For the quantitative study of the trace Pb(II) ions detection (in ppb range), SWASV is appropriate for the selectivity and pre-concentration step. The ratio of the binder (mix of graphite powder and paraffin) with the modifiers must be optimized first. The cellulose and HAp (1:1 ratio (w/w)) added to the carbon pastes exhibited increased Ip intensity with increasing modifier contents up to 10%, before decreasing at 15% to 20% level. Therefore, the 10% (w/w) level was selected as the optimum modifier composition. Different electrolytes, such as KCl, HCl, HClO4, NaOAc buffer, and KNO3, at 0.1 M concentration were examined at various pHs for Pb(II) ion detection at 40 ppb. A distinct peak was produced with 0.1 M HCl, while broad peaks were observed with KNO3, KCl,HClO4, and NaOAc at pH 2, suggesting the different degree of metal ion complex formation in different supporting electrolytes (Xu et al. 2013). The difference is likely due to the metal ions forming complexes with different supporting electrolytes (Xu et al. 2013). The signals obtained with 0.1 M HCl were more developed in both height and shape. The Cl ions present in HCl may have stronger affinity towards the ionic lead, resulting in oxidation at the interface to form PbCl3 species (Dai et al. 2004).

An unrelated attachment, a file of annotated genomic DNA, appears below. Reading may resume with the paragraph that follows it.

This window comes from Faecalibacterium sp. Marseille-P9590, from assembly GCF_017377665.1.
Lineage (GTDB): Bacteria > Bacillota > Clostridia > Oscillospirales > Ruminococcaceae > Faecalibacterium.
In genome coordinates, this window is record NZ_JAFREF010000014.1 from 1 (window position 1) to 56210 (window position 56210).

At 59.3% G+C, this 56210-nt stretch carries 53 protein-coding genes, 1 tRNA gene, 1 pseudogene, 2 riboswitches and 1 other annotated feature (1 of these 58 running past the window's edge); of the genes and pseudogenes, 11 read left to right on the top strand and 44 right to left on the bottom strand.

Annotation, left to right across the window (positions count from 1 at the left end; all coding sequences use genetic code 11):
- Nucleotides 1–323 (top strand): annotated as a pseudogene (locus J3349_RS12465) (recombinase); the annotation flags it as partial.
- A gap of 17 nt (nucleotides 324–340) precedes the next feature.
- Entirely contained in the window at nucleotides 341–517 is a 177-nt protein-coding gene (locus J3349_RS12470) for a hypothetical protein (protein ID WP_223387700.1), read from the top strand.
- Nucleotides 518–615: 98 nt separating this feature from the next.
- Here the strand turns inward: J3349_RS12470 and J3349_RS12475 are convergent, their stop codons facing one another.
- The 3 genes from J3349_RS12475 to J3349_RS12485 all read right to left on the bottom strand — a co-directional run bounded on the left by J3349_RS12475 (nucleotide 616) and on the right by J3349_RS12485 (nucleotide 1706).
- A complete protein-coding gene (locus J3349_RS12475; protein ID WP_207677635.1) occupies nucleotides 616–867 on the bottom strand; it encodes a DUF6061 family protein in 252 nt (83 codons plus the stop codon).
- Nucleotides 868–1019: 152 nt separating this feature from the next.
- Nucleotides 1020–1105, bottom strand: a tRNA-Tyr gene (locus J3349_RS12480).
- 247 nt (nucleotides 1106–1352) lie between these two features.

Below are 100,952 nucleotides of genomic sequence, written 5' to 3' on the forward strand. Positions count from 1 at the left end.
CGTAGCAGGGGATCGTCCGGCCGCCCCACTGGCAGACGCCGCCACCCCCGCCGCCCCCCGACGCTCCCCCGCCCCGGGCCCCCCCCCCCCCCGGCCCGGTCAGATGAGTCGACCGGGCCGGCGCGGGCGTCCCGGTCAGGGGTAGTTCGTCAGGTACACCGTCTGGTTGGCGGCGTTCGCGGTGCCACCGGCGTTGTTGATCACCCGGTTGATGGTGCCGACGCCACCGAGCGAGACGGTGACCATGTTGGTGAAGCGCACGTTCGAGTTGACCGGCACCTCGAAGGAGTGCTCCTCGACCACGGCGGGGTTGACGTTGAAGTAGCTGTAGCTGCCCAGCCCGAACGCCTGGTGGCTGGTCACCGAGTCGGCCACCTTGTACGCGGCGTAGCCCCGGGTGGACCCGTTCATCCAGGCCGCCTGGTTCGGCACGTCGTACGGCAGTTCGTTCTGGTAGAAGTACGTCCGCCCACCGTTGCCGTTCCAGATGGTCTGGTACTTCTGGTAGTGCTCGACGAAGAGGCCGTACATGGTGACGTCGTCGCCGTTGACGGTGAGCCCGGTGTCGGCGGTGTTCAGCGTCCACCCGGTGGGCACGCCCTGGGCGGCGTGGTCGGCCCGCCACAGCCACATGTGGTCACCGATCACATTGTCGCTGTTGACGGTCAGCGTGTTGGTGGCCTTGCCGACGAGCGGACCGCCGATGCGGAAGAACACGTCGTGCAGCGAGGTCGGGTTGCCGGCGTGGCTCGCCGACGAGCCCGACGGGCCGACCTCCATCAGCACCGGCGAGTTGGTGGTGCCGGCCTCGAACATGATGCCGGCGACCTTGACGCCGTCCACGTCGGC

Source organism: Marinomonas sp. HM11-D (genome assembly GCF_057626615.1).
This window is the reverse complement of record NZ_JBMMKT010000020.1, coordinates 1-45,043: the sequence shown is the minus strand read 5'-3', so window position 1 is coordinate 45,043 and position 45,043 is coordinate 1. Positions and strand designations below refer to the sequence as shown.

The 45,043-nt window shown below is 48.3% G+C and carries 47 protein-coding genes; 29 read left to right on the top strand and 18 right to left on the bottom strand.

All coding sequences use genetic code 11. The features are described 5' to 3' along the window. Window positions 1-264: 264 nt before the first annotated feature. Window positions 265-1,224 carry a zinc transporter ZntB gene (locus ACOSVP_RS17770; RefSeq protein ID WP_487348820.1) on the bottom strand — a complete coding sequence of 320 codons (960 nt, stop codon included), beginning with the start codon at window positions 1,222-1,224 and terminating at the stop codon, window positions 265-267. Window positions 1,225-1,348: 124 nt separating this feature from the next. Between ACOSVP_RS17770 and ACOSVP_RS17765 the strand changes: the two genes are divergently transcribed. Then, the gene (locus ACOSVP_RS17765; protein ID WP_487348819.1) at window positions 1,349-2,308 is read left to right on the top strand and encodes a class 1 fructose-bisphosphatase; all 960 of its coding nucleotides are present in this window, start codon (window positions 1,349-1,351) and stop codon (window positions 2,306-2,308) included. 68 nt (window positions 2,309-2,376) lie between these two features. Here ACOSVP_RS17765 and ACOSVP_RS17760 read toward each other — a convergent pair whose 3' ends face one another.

The mechanism of Pb sorption onto the HAp-modified electrode starts with a rapid Pb(II) ion complexation at the P-OH sites on the apatite surface, leading to a reduction in pH, followed by partial dissolution of Ca and apatite precipitation, resulting in the formation of Ca10-xPbx(PO4)6(OH)complex (Sandrine et al. 2007). Acidic medium is appropriate for the dissociation of Pb(II) (Eq. 1) where the ions leak out of HAp and are detected directly through the reduction of Pb(II) into Pb (Eq. 2) (El Mhammedi et al. 2009).

HAp-Pb(II) → HAp + Pb2+ (1)

Pb2+ + 2e→ Pbº (2)

Upon the modification of CPEs with cellulose, the presence of carbonyl and hydroxyl functional groups add to the availability of binding sites (Ajab et al. 2018, 2019). These functional groups facilitate the cation binding in the interaction with the aqueous system (Nazir et al. 2018). The conductivity showed the highest signal at 0.1 M, where the Cl ions bound on the electrode layer could have acted as a link with the Pb(II) ions. The 40 ppb Pb(II) ion detection in 0.1 M HCl, at 270 s and -1.2 V showed an optimal pH 2 for maximal Ip, suggesting improved sensitivity in strong acidic conditions. The deposition potential of -1.2 V and the optimum deposition time of 270 s were chosen for subsequent analysis to avoid electrode saturation and to attain an adequate limit of detection (LOD) with broader response range. The Ip was optimum at 700 rpm rotational speed for sufficient agitation to allow for optimal Pb(II) ions accumulation on the surface.

Calibration and Validation